The Federal Communications Commission declared in its Vonage Holdings Corp. pre-emption order that is it ready to push aside states that are considering regulation of video services using Internet protocol.
The FCC order -- released late last Friday but unavailable until Monday due to agency Web-site maintenance -- clearly stated that IP video was a service that the agency was prepared to shield from non-federal regulation.
That could be good news for Verizon Communications and SBC Communications Inc., which are planning to spend billions of dollars on broadband networks to compete with cable operators.
An SBC spokesman said last month that his company planned to deploy IP networks differently from the way cable video services are currently distributed.
Arguably, this could mean that at least SBC could offer video without complying with traditional cable rules, such as franchising, franchise fees and channel-capacity set-asides for broadcasters, public access and leased access.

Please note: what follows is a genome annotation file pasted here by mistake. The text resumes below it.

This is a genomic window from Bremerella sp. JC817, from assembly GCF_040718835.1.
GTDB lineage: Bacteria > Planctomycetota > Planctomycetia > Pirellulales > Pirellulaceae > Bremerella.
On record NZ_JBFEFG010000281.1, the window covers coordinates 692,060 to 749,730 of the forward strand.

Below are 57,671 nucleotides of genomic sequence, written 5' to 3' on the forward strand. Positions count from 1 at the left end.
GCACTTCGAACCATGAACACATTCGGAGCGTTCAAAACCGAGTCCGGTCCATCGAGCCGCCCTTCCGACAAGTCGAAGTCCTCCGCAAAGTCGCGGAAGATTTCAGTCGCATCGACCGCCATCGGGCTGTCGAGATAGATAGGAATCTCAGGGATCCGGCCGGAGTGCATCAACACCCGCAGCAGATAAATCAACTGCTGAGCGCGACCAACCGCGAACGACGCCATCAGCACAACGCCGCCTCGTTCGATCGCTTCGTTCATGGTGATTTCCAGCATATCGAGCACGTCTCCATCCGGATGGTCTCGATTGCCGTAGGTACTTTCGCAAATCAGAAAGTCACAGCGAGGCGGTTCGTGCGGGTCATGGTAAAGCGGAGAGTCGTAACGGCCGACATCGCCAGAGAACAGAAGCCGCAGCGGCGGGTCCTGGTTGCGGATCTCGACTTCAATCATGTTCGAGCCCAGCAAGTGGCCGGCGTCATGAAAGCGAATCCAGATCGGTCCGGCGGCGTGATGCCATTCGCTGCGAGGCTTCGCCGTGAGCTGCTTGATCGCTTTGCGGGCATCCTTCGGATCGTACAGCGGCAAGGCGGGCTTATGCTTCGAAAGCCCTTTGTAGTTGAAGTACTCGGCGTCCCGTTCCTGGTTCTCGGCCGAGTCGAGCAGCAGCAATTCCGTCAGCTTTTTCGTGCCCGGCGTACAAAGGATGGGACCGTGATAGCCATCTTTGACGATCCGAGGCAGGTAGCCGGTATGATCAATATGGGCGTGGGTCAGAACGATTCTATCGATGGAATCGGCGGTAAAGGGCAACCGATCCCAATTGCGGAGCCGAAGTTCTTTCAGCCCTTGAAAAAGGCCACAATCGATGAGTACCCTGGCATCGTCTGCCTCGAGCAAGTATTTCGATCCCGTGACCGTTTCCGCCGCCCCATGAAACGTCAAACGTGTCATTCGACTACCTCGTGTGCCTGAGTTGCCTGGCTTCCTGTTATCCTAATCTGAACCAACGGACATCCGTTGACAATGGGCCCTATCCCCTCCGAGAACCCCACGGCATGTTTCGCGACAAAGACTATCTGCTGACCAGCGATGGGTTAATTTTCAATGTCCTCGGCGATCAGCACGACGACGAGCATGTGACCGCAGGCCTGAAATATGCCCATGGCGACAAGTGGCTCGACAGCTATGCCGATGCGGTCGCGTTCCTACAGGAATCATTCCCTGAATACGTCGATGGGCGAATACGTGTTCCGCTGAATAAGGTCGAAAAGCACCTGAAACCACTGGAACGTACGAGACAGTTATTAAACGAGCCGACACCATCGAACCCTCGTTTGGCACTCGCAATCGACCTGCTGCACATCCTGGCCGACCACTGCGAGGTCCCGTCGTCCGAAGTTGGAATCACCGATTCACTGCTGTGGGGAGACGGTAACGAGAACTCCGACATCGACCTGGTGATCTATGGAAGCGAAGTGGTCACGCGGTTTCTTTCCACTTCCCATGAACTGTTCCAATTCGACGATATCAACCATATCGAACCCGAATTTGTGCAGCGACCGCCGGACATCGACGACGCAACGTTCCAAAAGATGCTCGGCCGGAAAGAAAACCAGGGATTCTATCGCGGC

The FCC's Vonage ruling could mean that the same benefits would flow to cable companies, assuming that they converted their distribution systems to all-IP-enabled services.
In the 30-page order, the FCC did not address the implications of its conclusion that “even video” would be an IP-enabled service covered by its pre-emption of state regulators.
Instead, the FCC said its pre-emption would cover a host of “basis characteristics,” including those that enable users “to originate and receive voice communications and access other features and capabilities, even video.”
Last Tuesday, the FCC ruled that voice over-IP service provided by Vonage, cable operators and phone companies was interstate in nature and beyond the jurisdiction of state regulators.
The FCC has a separate proceeding pending on the regulatory classification and obligations of VoIP providers and IP-enabled services.